With this in mind we went onboard the ship and tried to explain to the Russian crew that we were not spying on their ship. The crew was unhelpful (and pretended or did not understand or speak English).
With some trepidation we dove under the ship and eventually found the bag, it was very surreal as there was only about 4 feet of water between the ship and the bottom. We sat on the bottom under the giant propellor and went through the bag. It contained many bags of marijuana and a loaded revolver. The boat, with the cadet on board (who had been onboard the "Alexander Pushkin '' selling marijuana to the passengers) had already left the island. But we pursued it in the police launch and pulled it over and boarded. I explained what had happened to the captain and he handed the cadet over and he was arrested and charged and got a 3 month sentence in Casemates.
They were so focused on spying that they ran aground on the reef and were stranded. We inspected the scene in the police launch but the Russians would not let us board. We later took the Attorney General out to negotiate a salvage agreement as the ship was in Bermuda territorial waters. The agreement was called "No Fault No Pay" which meant that if the Bermuda tugs salvaged it they would get a portion of the value of the ship but if they failed there was no cost to the ship. The Russians threw a rope ladder over the side and Alex Arnfield and I, with the AG, went to the Captain's cabin.
The Russian Captain was sweating profusely as he knew he was headed for a Siberian Gulag. He opened a bottle of excellent vodka and handed out Cuban cigars. To ease the delicate negotiations we drank several toasts and puffed the cigars. Even with the aid of an interpreter the lengthy negotiations were going nowhere and the Captain opened another bottle of vodka on his desk.
By the time the AG decided that the Captain had no intention of letting anybody near his ship (for obvious reasons, there were large domes on deck containing listening electronics that were surrounded and camouflaged with trucks) the AG was too inebriated to stand and could not manage the rope ladder over the side. The Russian crew rigged a bosun's chair and he was lowered onto the deck of the police boat. The police crew was not in much better shape but we delivered the AG back to shore.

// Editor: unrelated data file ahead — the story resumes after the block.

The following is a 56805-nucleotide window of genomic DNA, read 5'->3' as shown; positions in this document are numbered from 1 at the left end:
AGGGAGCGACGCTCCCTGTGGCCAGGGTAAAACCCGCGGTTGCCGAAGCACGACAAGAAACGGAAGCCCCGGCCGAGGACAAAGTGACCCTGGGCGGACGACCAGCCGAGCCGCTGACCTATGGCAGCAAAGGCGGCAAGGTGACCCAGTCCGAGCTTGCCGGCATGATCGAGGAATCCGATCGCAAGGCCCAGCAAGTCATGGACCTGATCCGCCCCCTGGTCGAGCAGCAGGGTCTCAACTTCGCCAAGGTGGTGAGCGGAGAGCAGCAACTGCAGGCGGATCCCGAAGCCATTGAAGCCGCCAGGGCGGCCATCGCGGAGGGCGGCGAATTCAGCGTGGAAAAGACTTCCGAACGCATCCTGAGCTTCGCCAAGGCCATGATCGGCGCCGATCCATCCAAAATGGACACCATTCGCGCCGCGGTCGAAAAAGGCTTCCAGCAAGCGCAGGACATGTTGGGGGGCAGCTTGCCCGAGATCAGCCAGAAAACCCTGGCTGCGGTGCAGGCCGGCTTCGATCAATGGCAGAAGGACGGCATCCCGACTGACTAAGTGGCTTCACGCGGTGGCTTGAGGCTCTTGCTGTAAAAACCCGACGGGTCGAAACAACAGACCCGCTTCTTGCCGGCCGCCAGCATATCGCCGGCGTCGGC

A day later another Russian "freighter" appeared and tried to tow the "Baltika" off the rocks to no avail.
Within a few days a massive Dutch salvage tug appeared but as the wreck was in Bermuda waters they could not salvage without the AGs permission. Then a third Russian "freighter" appeared and the two Russian shps pulled steel ropes in tandem with the "Baltika" in full power reverse, all to no avail.
By now there was concern that the ship would break up and dump its oil on the reef. The US Navy relented and towed out a fuel barge which was filled with the "Baltika's " fuel oil and on a high tide the two Russian ships pulled her off the rocks. She sailed away with her secret cargo intact.
We were stunned several weeks later to see this yacht sail into Hamilton harbour. Unsure of what to do we consulted the Harbour Master (a wartime submarine Captain) who found a clause in an obscure British Merchant Shipping Act (Bermuda still being a direct Colony) that gave us authority to seize the ship and its crew, which we did. The crew was deported, and got 4 years in the States and given Bermuda's long history of Privateering we kept the boat as a Marine Section prize.
We sailed our prize around the Island several times and once ran over a fishpot and tangled the propeller. We had Supt McMaster on board and I asked him to be in charge of the keys to ensure that no one started the engine while I was holding the propeller. Eventually the yacht was sailed back to the States with a Marine Section crew and was given to the US Coastguard Academy (whose claim was apparently greater than ours).
The Marine Section was tasked to find the guns and we started to look in this spot off St Davids Head. The "marked" spot was in deep water, about 120 feet and the bottom was very rocky and full of nooks and crannies. We devised a system of towing a diver with a paddle board that could be used to "fly" up and down to examine the bottom. The chance of finding something as small as a gun was next to impossible. I did find some military ordinance that had been dumped when the British Army pulled out in the 50's, some Mills 36 hand grenades. I brought one back to HQ (not a good idea) to prove we were looking. Inspector Waddell took charge of it and kept it in a bucket of water in his office.
Mills 36 Hand Grenade
After a hopeless and fruitless search I informed the powers at the top that it was unlikely the information of the marked spot was true and that it was impossible to find such small objects in such a large area. However, they were not satisfied and someone decided to call the US Navy who would have access to a metal detector.